The Gift Review

The Gift
  • Directing8.5
  • Writing8.5
  • Acting8.5

Joel Edgerton's debut feature The Gift is a well-acted and perfectly paced thriller that keeps you guessing constantly thanks to Edgerton's clever script and an ensemble cast that delivers consistently and impressively. The less you know about this film going in the better -- it effectively catches you off guard and continues to make you guess until the very end.


Actor turned writer/director Joel Edgerton has knocked it completely out of the park with his debut feature The Gift. This is a film that will catch most off guard as it unravels and unwinds into something of sheer cinematic brilliance. The Gift is an airtight roller coaster of thrills and emotions and it’s the best surprise of the summer.

Simon (Jason Bateman) seems to have his entire life figured out. He’s just re-located to California with his wife Robyn (Rebecca Hall) due to a promotion at his job and he’s currently seeking another one. The two are also working on having a child, which would help Robyn as she transitions to working from home as Simon spends most of his day at the office.

One afternoon the two run into an old friend of Simon named Gordo (Joel Edgerton) and suddenly Simon’s past is thrown on display as Gordo begins leaving weird gifts and cryptic messages once Simon and Rebecca decide that they don’t want to have anything to do with him.

Joel Edgerton‘s The Gift is the kind of film that thrives on mystery and if I were to say anything more I’d be ruining the film’s best moments. The less you know going into this film the better, because it truly is this summer’s best kept secret.

Edgerton has somehow made the leap from acting to writing & directing without so much as a fumble as he weaves together one of the most intense films of the year without barely shedding any blood. It’s also refreshing to know that The Gift does not have any sort of paranormal connections, despite being produced by Blumhouse Productions.

The film’s key success lies in its trifecta of writing, directing and acting.

Edgerton’s script knows precisely when to shake things up and keep the twists coming. It never bothers wasting a second on something that doesn’t come into play in a big way later on in the film. Somehow, Edgerton’s film manages to take such a light premise and unravel it into a fascinating dissection of guilt and ego.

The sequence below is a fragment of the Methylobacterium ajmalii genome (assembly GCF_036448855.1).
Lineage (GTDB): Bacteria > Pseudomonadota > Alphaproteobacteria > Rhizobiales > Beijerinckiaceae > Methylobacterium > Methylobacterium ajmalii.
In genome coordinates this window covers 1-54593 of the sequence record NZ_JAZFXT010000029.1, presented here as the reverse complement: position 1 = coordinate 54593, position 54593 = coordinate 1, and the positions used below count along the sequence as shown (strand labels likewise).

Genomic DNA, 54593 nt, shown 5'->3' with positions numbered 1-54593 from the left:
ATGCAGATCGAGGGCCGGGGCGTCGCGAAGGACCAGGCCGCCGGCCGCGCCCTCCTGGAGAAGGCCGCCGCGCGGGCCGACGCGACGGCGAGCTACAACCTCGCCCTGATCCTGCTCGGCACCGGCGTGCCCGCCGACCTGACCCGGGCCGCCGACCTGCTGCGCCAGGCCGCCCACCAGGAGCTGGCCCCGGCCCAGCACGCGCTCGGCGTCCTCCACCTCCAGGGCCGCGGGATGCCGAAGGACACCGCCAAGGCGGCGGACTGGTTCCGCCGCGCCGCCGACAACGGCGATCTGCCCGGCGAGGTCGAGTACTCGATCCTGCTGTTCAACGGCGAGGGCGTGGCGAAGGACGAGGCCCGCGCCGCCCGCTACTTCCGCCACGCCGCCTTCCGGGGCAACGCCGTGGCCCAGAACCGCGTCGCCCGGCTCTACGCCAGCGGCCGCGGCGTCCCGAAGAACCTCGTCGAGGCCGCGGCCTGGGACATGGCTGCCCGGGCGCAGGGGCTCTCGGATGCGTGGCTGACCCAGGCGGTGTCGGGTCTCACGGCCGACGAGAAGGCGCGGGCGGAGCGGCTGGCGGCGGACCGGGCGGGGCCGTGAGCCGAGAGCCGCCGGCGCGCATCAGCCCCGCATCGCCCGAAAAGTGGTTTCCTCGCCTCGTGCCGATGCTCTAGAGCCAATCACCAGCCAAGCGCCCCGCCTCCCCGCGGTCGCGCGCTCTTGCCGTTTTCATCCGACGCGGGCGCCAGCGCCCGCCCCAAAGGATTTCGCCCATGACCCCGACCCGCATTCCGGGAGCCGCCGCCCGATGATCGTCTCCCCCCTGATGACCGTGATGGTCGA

Time definitely doesn’t heal everything and The Gift reminds us just how dangerous one’s past can be as Jason Bateman‘s Simon goes from being a hard-working husband with a clear path to success to a man with a possible shady history that also hints at what kind of person Simon actually is.

Bateman’s portrayal of a somewhat cocky and smug man with a respectable amount of confidence is a refreshing change of pace for the actor. He’s normally the pushover and he does that role well, but watching him flip that concept and completely embody the over-powering type is the best definition of true acting. He steps completely out of his comfort zone and yet he fits like a glove.

Rebecca Hall gives Robyn some dynamic as well, slowly shedding her own secrets as the film progresses and quickly becomes more about what kind of people Simon and Rebecca really are versus the type of people that they seem to be.

If anyone gets the short end of the stick here its Joel Edgerton, which is to be expected given his character’s nature and the fact that he also wrote and directed the film. Edgerton’s Gordo is the perfect amount of charming and weird, constantly edging closer to the bizarre, yet still remaining on the border of being that sort of annoying friend versus being a complete creeper.

Still, Gordo’s creepy in all of the right ways and watching Edgerton constantly remain calm and collected when he has all the rights to be upset and furious gives Gordo a quiet, but powerful clutch on the entire film.

Edgerton somehow manages to keep that same calm and collected control over the entire film, showing an incredible amount of class and expertise as a filmmaker that more than surprised and impressed me. The Gift feels like a film from a well-established filmmaker and not an actor turned writer/director working on his first full-length feature.

The direction is always sharp and spot-on, leaving little room for error and luckily there’s not a spot of it to be found throughout the entire film, unless you absolutely hate left feeling both scared and helpless and Edgerton reveals stylistically just how far the film is willing to go.

The film may appear as just another jump-scare horror film with a simple agenda, but it actually dives headfirst into some thick material and it handles everything in a way that keeps you on the edge of your seat and constantly surprised.

The Gift is a heart-pounding film that’s dark, brooding and full of twists. It’s not only the most intense film of the summer, but one of the best films of the year. Joel Edgerton has suddenly jumped up to the top of the list of director’s to keep an eye on, while also giving one his best performances, alongside Jason Bateman‘s most invested and challenging role yet, while Rebecca Hall breaks the mold and gives an equally important performance that gives the film its much-needed balance.

Don’t waste a single second missing out on the biggest surprise of the summer. See The Gift as soon as you get a chance.

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